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ARS Home » Southeast Area » New Orleans, Louisiana » Southern Regional Research Center » Commodity Utilization Research » Research » Publications at this Location » Publication #383878

Research Project: Improved Conversion of Sugar Crops into Food, Biofuels, Biochemicals, and Bioproducts

Location: Commodity Utilization Research

Title: Experimental and computational insights into secondary decomposition chemistry in cellulose pyrolysis

Author
item KOSTETSKYY, PAVLO - NORTHWESTERN UNIVERSITY
item DENSON, MELBA - WASHINGTON STATE UNIVERSITY
item Terrell, Evan
item GARCIA-PEREZ, MANUEL - WASHINGTON STATE UNIVERSITY
item BROADBELT, LINDA - NORTHWESTERN UNIVERSITY

Submitted to: American Institute of Chemical Engineers Annual Meeting
Publication Type: Abstract Only
Publication Acceptance Date: 7/14/2021
Publication Date: N/A
Citation: N/A

Interpretive Summary: Pyrolysis is a promising technology for producing clean fuels, chemicals, and materials from biomass (things like wood, grass, and agriculture plant wastes). A major challenge with pyrolysis, however, is that the chemical reactions involved can produce a very complicated mixture of products that is difficult to characterize. By improving our ability to understand the molecules that make up pyrolysis products, we will be able to more easily develop pyrolysis technologies to produce the fuels or chemicals that we want. In this research, we are studying the pyrolysis of cellulose, the primary building block of most biomass. Using some new laboratory techniques (specifically, high resolution mass spectrometry), we can analyze certain important pyrolysis products with much greater detail; however, there isn't a clear understanding of all the results that we get from this analysis. The goal of this work is to use our theoretical understanding of pyrolysis to study it with computational techniques (specifically, density functional theory) and compare the results we get in the laboratory to the results we get from the computer. The major focus of this presentation will be to thoroughly explain the theoretical basis of the computational analysis, highlight the major results from this analysis, and show directions for future work in this area.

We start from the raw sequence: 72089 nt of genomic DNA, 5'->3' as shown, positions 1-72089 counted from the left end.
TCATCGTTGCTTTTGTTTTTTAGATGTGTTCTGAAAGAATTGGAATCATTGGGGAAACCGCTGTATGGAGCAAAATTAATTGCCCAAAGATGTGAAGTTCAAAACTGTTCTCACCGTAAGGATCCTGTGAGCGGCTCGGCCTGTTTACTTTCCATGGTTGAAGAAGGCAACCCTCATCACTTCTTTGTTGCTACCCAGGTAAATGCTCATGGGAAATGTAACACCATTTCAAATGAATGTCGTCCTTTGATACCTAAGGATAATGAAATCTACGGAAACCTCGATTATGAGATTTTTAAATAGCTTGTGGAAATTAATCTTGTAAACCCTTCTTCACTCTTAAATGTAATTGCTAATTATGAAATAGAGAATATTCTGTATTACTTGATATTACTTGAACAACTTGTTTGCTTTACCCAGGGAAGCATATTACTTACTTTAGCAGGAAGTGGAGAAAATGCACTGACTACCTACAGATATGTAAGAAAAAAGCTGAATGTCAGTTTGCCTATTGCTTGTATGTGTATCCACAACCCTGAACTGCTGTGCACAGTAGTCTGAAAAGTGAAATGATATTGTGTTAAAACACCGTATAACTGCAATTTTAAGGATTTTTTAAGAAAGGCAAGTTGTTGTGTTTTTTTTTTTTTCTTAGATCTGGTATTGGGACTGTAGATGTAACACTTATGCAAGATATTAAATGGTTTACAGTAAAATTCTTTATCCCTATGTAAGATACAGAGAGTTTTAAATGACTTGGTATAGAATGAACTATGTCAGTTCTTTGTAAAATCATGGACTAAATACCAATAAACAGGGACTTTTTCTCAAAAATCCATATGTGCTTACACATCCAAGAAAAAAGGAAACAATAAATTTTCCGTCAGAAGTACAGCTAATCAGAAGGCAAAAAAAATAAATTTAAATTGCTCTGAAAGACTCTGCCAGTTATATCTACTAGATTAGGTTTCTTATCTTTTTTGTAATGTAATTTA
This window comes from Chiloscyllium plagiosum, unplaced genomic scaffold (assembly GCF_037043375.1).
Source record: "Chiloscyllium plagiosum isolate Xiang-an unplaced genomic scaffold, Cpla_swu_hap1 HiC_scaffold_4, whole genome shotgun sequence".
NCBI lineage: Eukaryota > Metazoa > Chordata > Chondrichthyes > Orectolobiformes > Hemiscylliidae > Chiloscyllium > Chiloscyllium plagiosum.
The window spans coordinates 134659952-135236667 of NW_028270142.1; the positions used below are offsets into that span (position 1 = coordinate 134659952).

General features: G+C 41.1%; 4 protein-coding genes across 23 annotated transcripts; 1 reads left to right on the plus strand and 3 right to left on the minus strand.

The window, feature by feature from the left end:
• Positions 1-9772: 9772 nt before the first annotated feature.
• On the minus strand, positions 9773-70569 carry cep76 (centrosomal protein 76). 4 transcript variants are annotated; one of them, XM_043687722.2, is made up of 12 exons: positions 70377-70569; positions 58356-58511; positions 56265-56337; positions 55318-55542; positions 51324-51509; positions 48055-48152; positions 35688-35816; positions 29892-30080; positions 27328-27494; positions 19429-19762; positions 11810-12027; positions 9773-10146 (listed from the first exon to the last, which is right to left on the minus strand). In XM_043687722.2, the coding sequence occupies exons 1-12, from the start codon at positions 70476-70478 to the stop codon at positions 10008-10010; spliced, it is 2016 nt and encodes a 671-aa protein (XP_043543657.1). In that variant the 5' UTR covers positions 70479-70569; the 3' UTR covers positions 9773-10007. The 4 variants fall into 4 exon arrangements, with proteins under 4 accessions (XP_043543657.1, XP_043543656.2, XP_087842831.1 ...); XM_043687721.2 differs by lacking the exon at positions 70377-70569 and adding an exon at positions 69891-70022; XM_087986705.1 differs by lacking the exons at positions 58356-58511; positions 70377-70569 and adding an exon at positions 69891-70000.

Technical Abstract: Pyrolysis of cellulose-based biomass for the production of renewable fuels and chemicals is an active area of research worldwide. A number of studies have focused on compositional characterization of pyrolysis reactor effluent, utilizing experimental and computational means. The fate of biomass-derived pyrolysate and its composition have remained under debate, with varying compositions reported by a number of different authors. It is well-known that feedstock identity, pretreatment method and process operating conditions have a strong effect on the observed product spectra. Additionally, it has been suggested that after the primary depolymerization events of pyrolysis, the products undergo a series of secondary transformations such as dehydration, isomerization, fragmentation, repolymerization, and others. However, limited data are available on the composition of the pyrolysis oil itself, especially larger oligomeric species in the 400-700 Da range. Dehydration of the different molecules produced during cellulose depolymerization can result in a wide range of product species of varying size and degree of dehydration. In this work we report a combined experimental and computational study of elucidating cellulose pyrolysate composition, utilizing high-resolution Fourier transform-on cyclotron resonance mass spectrometry (FT-ICR MS) experiments and electronic structure calculations. Namely, the relative stabilities of different-size oligomers of glucose were evaluated using electronic structure calculations. A series of candidate molecules were compiled as likely constituents of the condensed pyrolysate phase, based on the calculated relative stabilities of monomer, dimer, trimer and tetramer states of glucose based carbohydrates. Each species was allowed to undergo multiple dehydration events, with the most stable structures selected. The findings in this work show that large oligomeric species can constitute a significant fraction of the pyrolysate and that dehydration of depolymerized cellulose oligomers is one of the main secondary chemical transformations these species undergo. A library of structures and corresponding stabilities was assembled toward elucidation of the mechanisms of cellulose pyrolysis and characterization of the pyrolysate composition.